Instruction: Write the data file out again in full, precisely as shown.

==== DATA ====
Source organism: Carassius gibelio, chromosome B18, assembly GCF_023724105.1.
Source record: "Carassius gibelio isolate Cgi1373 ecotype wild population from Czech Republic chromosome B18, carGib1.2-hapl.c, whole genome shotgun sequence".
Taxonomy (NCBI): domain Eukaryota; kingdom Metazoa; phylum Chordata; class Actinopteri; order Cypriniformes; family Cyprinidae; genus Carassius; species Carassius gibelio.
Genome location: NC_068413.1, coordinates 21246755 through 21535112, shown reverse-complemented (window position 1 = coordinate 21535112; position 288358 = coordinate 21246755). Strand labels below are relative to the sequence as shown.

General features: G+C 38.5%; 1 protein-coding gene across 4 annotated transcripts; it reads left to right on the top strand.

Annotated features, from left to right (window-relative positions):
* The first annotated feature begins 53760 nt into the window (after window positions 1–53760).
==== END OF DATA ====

Source organism: Carassius gibelio, chromosome B18, assembly GCF_023724105.1.
Source record: "Carassius gibelio isolate Cgi1373 ecotype wild population from Czech Republic chromosome B18, carGib1.2-hapl.c, whole genome shotgun sequence".
Taxonomy (NCBI): domain Eukaryota; kingdom Metazoa; phylum Chordata; class Actinopteri; order Cypriniformes; family Cyprinidae; genus Carassius; species Carassius gibelio.
Genome location: NC_068413.1, coordinates 21246755 through 21535112, shown reverse-complemented (window position 1 = coordinate 21535112; position 288358 = coordinate 21246755). Strand labels below are relative to the sequence as shown.

General features: G+C 38.5%; 1 protein-coding gene across 4 annotated transcripts; it reads left to right on the top strand.

Annotated features, from left to right (window-relative positions):
* The first annotated feature begins 53760 nt into the window (after window positions 1–53760).